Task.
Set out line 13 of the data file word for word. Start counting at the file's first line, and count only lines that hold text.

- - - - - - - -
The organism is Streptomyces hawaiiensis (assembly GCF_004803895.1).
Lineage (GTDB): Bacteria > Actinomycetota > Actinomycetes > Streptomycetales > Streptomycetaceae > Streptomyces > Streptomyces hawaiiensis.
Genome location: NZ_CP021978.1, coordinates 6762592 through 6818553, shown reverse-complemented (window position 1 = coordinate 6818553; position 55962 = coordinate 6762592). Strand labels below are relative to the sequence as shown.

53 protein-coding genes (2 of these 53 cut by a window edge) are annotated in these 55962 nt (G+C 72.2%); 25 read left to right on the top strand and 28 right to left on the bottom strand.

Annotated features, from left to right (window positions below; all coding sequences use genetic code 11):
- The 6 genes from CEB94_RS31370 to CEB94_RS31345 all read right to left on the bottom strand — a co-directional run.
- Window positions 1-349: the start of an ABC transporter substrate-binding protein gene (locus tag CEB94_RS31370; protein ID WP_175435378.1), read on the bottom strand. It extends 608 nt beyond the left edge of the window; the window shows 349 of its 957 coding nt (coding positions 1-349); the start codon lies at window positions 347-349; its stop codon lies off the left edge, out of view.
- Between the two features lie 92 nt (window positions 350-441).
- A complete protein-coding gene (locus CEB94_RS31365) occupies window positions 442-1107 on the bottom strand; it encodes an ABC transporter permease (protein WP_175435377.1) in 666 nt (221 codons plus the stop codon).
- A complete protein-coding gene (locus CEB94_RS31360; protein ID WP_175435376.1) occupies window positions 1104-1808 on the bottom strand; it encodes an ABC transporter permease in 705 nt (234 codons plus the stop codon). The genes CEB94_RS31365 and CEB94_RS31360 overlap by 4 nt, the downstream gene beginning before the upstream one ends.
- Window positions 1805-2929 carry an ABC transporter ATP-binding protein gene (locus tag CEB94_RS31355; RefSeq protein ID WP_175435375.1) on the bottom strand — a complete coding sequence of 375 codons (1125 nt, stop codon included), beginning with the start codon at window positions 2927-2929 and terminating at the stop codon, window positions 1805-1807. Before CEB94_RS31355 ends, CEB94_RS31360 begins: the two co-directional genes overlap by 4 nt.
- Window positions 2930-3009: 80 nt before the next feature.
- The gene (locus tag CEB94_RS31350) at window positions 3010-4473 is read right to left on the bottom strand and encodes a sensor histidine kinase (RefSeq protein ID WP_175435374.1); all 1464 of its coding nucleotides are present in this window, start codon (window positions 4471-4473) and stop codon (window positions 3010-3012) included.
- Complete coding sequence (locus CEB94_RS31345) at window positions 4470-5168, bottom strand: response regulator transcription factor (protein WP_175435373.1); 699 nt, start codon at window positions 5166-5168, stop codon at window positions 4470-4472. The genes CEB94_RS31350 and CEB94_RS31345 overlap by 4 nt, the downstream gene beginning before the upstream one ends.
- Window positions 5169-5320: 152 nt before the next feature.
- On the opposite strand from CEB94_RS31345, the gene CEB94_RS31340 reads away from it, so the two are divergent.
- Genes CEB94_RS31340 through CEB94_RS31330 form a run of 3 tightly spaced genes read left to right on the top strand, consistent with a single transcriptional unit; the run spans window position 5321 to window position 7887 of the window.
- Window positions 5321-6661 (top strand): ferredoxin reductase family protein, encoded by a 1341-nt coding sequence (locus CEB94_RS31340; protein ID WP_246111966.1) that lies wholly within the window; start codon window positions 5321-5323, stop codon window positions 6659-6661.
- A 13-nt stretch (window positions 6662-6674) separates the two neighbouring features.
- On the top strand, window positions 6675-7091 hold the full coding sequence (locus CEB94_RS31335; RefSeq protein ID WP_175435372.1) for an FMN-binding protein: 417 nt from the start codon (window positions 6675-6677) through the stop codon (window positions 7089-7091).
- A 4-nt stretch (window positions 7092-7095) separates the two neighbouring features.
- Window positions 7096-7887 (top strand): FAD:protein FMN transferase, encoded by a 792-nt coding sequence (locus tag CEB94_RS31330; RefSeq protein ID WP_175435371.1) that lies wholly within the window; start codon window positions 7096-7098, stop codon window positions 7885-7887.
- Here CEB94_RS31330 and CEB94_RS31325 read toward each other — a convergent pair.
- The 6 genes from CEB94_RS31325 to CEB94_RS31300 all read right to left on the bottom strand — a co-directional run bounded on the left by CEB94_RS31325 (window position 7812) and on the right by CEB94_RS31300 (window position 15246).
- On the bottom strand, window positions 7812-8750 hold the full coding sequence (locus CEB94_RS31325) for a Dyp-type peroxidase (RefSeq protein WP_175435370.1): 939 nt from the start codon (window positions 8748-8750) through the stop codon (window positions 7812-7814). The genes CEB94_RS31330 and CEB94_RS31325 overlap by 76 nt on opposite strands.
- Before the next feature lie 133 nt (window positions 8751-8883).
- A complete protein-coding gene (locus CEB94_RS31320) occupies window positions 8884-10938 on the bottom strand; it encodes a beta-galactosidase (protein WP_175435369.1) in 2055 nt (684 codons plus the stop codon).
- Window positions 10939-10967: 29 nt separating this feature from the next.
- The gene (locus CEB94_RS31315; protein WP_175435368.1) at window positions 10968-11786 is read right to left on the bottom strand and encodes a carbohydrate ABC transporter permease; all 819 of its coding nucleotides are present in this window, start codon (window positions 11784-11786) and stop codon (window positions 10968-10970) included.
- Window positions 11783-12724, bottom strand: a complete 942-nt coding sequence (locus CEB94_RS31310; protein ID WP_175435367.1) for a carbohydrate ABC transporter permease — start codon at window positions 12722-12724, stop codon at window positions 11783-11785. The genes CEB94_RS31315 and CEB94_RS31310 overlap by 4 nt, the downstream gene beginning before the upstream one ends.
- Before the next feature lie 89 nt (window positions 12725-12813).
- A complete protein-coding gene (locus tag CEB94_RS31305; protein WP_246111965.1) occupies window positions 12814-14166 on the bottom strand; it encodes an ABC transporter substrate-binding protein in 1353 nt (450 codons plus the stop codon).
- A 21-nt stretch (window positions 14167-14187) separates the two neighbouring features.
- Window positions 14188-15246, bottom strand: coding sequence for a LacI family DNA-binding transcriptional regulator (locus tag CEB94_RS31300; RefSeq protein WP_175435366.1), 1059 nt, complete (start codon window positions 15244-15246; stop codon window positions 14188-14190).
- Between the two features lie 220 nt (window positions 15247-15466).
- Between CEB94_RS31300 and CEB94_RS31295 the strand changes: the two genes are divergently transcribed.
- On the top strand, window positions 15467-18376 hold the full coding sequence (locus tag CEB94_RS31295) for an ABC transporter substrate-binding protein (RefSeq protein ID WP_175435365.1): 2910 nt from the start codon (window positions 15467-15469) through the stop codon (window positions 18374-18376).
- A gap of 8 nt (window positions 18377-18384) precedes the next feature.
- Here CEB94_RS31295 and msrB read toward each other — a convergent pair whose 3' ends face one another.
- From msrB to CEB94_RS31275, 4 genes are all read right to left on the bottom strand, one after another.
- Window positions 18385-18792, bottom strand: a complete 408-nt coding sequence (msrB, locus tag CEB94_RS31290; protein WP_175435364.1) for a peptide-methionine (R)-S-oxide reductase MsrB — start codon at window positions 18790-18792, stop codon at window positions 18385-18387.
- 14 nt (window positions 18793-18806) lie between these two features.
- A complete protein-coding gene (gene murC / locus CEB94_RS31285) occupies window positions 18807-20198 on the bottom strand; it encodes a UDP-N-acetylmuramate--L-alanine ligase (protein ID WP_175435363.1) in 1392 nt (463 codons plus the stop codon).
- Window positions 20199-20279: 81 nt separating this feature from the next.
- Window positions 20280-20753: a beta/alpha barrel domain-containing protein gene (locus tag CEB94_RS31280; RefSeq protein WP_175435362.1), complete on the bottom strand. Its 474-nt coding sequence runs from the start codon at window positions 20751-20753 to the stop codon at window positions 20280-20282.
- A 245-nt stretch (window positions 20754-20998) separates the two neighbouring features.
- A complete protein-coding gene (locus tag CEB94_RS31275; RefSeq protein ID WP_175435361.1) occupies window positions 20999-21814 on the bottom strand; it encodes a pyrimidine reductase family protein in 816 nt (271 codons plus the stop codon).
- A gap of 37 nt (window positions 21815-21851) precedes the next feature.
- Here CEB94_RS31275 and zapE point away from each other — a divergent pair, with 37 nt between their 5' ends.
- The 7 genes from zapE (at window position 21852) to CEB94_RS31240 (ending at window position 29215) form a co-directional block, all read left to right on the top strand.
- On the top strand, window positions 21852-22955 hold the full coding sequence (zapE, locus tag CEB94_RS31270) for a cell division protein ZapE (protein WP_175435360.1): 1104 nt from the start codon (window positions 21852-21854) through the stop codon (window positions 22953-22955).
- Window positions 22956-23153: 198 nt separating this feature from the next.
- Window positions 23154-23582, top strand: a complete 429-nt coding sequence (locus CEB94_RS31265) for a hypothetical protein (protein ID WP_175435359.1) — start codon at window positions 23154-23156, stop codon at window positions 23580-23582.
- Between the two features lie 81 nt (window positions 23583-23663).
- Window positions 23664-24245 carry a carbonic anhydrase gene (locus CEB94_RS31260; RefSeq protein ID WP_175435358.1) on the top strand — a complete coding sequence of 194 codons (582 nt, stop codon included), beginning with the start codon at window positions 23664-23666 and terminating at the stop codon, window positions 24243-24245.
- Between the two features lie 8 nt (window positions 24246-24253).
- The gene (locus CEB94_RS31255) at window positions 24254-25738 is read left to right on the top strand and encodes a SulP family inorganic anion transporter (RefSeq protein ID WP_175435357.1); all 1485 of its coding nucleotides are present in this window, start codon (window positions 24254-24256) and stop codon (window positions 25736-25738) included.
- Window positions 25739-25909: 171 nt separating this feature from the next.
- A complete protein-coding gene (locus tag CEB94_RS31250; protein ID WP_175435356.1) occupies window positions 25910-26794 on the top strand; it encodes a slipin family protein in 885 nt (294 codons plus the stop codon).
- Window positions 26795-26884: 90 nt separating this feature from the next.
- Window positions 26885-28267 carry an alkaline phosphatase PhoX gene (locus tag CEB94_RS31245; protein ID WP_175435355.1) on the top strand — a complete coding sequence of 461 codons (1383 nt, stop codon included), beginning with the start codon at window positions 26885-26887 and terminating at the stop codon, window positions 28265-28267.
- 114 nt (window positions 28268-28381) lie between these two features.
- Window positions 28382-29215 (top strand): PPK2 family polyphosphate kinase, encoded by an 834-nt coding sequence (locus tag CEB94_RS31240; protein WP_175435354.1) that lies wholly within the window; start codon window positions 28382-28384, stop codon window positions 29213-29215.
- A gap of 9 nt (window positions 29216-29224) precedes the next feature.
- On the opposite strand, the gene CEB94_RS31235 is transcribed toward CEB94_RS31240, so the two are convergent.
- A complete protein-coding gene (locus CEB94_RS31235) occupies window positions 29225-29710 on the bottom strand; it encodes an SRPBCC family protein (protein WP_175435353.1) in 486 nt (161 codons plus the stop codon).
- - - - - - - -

- The gene (locus tag CEB94_RS31350) at window positions 3010-4473 is read right to left on the bottom strand and encodes a sensor histidine kinase (RefSeq protein ID WP_175435374.1); all 1464 of its coding nucleotides are present in this window, start codon (window positions 4471-4473) and stop codon (window positions 3010-3012) included.